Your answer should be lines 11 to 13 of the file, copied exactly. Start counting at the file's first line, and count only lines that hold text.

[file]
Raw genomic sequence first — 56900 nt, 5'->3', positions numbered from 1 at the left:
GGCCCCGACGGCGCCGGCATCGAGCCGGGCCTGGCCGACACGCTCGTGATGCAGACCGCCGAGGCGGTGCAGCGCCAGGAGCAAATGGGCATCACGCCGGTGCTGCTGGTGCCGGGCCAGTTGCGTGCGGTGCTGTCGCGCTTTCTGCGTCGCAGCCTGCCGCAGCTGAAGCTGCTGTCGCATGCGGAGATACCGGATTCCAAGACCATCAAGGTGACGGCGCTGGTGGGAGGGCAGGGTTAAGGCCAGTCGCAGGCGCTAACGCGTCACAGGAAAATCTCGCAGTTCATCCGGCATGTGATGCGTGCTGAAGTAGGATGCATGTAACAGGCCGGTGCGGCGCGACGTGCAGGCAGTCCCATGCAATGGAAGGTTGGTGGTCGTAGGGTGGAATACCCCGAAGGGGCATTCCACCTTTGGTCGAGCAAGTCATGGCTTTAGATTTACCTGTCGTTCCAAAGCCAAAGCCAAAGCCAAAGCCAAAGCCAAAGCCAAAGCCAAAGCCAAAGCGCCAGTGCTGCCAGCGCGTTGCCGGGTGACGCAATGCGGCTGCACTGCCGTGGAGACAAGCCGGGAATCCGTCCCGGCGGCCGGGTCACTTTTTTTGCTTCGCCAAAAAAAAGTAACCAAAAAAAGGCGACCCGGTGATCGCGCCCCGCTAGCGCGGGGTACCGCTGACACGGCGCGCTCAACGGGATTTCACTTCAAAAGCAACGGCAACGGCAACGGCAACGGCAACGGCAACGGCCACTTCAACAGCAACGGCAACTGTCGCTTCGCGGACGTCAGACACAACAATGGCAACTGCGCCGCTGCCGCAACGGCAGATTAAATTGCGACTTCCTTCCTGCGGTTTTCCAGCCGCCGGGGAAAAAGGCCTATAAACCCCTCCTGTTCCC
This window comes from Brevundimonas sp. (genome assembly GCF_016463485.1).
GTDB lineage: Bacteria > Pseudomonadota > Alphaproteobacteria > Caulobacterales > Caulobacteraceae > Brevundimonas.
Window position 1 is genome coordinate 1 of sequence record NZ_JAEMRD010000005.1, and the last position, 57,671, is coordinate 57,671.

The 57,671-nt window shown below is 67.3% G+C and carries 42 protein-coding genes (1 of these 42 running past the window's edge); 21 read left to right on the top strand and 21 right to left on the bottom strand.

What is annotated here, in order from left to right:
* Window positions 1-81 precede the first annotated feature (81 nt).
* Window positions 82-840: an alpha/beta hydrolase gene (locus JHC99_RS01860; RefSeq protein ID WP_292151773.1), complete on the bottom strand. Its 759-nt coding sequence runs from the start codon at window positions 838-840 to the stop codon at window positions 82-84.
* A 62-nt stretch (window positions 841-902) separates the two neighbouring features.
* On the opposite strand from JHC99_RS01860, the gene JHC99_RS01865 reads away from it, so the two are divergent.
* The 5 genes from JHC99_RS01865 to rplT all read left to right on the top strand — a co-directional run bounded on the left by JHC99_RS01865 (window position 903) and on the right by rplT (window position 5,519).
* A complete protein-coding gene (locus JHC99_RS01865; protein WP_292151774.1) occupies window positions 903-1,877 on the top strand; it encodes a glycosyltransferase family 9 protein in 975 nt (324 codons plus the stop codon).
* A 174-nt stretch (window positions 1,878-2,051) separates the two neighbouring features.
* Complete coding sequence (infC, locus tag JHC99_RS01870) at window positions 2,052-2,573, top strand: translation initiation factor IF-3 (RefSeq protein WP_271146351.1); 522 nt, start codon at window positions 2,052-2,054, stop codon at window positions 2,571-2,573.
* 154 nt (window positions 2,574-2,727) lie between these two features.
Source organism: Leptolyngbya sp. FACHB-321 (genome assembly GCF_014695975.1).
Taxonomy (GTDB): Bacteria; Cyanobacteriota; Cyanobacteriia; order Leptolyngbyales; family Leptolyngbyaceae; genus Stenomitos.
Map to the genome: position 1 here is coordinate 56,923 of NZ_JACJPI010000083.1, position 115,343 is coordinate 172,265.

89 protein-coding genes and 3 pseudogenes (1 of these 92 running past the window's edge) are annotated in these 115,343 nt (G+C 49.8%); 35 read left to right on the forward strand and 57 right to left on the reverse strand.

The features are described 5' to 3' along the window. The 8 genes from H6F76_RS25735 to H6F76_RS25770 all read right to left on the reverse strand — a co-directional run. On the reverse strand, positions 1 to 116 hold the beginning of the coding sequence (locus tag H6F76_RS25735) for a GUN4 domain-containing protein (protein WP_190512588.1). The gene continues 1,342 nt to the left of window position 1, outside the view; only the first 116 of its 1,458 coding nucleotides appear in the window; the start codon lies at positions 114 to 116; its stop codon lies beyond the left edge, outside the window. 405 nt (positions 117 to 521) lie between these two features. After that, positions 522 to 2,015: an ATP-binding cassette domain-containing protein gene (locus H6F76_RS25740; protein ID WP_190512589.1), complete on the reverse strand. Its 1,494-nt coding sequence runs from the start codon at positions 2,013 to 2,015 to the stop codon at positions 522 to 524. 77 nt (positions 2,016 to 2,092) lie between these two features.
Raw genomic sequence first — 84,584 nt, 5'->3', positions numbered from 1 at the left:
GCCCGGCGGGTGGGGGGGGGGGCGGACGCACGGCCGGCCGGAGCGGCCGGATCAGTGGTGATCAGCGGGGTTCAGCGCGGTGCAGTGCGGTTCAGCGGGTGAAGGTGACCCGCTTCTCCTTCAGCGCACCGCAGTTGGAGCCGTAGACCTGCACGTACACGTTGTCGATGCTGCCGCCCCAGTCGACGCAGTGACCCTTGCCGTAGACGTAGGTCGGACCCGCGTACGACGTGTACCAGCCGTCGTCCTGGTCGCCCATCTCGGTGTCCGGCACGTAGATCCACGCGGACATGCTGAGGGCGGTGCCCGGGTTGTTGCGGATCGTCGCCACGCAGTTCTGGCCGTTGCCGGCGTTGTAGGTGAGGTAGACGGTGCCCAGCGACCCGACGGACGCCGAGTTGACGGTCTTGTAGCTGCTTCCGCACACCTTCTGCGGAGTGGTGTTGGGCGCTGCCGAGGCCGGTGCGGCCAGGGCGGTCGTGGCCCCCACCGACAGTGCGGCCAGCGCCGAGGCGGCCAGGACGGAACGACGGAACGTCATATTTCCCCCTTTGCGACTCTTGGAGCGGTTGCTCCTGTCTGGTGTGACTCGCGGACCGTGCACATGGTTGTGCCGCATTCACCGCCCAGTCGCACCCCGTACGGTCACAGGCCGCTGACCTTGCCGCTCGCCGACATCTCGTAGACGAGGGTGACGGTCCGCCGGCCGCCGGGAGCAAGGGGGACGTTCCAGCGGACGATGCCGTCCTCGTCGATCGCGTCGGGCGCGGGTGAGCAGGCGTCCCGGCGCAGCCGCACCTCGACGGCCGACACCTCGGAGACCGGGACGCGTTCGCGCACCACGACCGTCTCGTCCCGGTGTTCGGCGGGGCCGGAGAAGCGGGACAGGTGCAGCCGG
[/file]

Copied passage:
* On the opposite strand from JHC99_RS01860, the gene JHC99_RS01865 reads away from it, so the two are divergent.
* The 5 genes from JHC99_RS01865 to rplT all read left to right on the top strand — a co-directional run bounded on the left by JHC99_RS01865 (window position 903) and on the right by rplT (window position 5,519).
* A complete protein-coding gene (locus JHC99_RS01865; protein WP_292151774.1) occupies window positions 903-1,877 on the top strand; it encodes a glycosyltransferase family 9 protein in 975 nt (324 codons plus the stop codon).